Barbara Pendleton, wife of Harold Pendleton (who established the precursor of Reading Festival) and closest collaborator in the production of the early Reading Festivals, said: “I am very proud of the Reading Festival. It is amazing to have been involved in the start of something that has had such a big influence on music and the town of Reading itself. Harold and I were privileged to have worked with so many great stars over the years. We made a tremendous number of friends and of course loved meeting and putting on the shows for the wonderful young people who came along. I wish this exhibition every success and I hope it draws a good crowd to come and see it.”
‘The 1971 READING FESTIVAL: For the First Time’ is free to view and runs from Thursday 26 August 2021 – Saturday 29 January 2022 in the Sir John Madejski Gallery, Reading Museum www.readingmuseum.org.uk
The exhibition is part of Museums Partnership Reading, a collaborative, wide ranging programme of activities by Reading Museum and The Museum of English Rural Life at the University of Reading, and supported by the Arts Council England’s National Portfolio Organisation programme. ‘The 1971 Reading Festival: For the first time’ is generously supported by Festival Republic.
Notes to editors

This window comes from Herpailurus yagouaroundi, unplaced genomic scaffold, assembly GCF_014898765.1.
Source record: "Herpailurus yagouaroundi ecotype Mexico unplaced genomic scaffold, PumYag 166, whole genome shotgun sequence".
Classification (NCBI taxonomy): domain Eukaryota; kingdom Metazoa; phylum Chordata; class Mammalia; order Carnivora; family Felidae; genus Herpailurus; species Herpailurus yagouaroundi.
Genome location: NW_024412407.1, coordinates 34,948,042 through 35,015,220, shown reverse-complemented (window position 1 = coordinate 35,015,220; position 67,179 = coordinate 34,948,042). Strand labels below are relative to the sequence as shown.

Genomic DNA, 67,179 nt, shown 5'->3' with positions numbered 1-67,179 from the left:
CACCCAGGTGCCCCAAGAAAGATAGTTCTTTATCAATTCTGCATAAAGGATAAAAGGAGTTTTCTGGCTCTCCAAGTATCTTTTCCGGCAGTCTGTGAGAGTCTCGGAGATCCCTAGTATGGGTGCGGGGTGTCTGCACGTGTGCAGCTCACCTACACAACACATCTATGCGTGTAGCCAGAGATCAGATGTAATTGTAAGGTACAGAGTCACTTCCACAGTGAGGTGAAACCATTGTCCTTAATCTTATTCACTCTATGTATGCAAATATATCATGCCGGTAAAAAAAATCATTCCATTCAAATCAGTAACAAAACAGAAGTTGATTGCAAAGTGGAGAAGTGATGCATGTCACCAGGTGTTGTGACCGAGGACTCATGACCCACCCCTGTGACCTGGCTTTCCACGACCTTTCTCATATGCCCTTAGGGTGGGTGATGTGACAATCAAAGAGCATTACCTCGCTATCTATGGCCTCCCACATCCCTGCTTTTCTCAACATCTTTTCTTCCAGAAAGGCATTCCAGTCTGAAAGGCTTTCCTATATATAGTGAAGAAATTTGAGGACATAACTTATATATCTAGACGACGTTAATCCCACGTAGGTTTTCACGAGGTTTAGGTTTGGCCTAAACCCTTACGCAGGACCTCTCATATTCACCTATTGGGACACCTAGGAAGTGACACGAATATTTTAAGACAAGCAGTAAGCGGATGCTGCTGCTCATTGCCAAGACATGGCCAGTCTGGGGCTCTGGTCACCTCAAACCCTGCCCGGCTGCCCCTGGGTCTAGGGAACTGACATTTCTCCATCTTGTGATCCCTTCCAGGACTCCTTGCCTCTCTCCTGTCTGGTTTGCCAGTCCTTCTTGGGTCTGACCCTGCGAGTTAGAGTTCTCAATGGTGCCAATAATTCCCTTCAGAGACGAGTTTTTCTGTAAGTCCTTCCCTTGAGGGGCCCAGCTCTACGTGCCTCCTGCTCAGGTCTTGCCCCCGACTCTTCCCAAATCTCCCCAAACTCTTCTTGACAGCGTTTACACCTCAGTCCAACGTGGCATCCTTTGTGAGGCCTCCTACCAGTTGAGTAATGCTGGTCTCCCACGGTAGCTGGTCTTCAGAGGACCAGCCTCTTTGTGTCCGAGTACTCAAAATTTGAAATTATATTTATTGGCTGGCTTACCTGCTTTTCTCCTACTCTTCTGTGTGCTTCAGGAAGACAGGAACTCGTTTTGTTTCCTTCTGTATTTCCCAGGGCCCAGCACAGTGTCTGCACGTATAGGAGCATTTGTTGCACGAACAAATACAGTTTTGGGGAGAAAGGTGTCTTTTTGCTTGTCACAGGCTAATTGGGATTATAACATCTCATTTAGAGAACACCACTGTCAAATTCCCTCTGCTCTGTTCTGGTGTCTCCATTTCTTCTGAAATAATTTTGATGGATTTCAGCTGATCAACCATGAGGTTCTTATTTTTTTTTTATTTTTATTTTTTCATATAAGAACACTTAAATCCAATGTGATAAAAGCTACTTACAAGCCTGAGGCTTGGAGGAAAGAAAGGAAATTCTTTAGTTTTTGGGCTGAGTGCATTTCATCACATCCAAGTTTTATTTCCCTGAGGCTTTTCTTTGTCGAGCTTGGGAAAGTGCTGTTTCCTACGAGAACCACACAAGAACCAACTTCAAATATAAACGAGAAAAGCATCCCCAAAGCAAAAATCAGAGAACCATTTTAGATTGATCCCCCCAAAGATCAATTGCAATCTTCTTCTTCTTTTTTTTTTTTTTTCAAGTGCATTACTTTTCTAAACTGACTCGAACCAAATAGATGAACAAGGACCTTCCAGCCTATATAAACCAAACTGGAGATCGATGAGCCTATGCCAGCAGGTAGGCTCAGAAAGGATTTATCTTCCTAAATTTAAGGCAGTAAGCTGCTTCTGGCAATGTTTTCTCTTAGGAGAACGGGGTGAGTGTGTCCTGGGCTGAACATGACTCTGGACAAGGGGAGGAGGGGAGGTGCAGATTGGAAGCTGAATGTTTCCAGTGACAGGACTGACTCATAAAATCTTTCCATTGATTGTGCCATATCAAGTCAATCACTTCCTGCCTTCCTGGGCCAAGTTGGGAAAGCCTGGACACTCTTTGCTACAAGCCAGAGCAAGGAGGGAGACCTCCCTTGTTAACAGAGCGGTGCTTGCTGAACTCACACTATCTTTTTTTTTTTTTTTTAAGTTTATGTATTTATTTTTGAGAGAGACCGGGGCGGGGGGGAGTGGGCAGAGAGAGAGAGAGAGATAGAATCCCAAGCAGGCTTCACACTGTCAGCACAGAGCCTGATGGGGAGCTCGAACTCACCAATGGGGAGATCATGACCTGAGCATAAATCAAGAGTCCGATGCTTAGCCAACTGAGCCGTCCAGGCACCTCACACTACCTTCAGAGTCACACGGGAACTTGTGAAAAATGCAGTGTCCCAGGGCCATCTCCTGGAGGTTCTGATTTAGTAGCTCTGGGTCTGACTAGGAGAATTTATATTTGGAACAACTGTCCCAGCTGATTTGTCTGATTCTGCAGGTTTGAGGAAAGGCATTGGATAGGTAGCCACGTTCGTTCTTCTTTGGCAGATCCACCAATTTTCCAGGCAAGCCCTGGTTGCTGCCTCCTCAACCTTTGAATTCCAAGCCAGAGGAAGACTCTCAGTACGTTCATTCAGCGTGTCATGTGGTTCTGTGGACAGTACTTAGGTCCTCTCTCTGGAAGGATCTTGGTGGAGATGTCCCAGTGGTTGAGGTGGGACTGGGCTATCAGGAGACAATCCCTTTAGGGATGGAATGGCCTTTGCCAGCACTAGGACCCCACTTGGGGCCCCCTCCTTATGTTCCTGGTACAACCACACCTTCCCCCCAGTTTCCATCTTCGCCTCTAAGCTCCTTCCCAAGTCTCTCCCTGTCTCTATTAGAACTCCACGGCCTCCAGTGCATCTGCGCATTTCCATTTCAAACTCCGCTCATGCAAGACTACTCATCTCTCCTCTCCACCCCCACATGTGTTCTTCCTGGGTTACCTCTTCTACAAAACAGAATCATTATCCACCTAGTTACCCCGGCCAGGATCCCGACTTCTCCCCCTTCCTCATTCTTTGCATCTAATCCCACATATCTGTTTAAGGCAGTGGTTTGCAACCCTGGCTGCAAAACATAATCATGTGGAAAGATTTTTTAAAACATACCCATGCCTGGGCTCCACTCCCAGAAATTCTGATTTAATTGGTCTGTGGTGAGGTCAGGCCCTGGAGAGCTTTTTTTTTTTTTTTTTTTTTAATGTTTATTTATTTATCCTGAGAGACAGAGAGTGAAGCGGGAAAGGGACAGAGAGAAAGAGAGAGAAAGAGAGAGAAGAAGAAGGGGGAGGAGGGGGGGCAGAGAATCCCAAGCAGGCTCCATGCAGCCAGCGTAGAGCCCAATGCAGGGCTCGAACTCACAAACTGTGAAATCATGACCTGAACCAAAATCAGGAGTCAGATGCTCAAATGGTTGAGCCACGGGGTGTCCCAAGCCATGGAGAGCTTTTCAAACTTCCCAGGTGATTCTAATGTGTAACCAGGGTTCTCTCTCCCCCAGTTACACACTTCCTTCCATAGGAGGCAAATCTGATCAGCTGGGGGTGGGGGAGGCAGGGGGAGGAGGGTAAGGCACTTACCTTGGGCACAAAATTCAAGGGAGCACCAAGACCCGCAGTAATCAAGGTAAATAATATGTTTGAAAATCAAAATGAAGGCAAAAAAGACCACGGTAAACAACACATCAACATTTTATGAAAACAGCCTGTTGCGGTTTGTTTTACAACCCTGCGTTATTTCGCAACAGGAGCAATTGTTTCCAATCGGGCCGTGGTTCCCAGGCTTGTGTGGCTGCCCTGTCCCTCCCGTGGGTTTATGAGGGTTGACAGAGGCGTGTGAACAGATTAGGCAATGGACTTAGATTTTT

Use of images:
Please note these have been granted for a one time only use (to promote this exhibition) and the image files must be deleted once they have been used for this purpose. Each image must be shown with the supporting copyright credit details next to it. The copyright details are in the image file names.
If you require high-resolution files, please contact Clare Guise on firstname.lastname@example.org.
Press and Media select invite:
There will be a press and media preview and photo opportunity at Reading Museum, prior to the exhibition opening to the public on Tuesday 24 August between 10.30 and 12pm.
Rt Worshipful Cllr David Stevens, Mayor of Reading; Cllr Karen Rowland, Reading Borough Council’s lead Councillor for Culture & Heritage, Vice-Chancellor Professor Robert Van de Noort and Paul Mainds, Chair of the Museums Partnership Reading.
Special guests available for interview include:
Melvin Benn, Director of Festival Republic and Ian Shirley (Record Collector Magazine).
Please contact Victoria.email@example.com for further details and confirmation of final arrangements for this select press preview event (Please note numbers are limited).
Museums Partnership Reading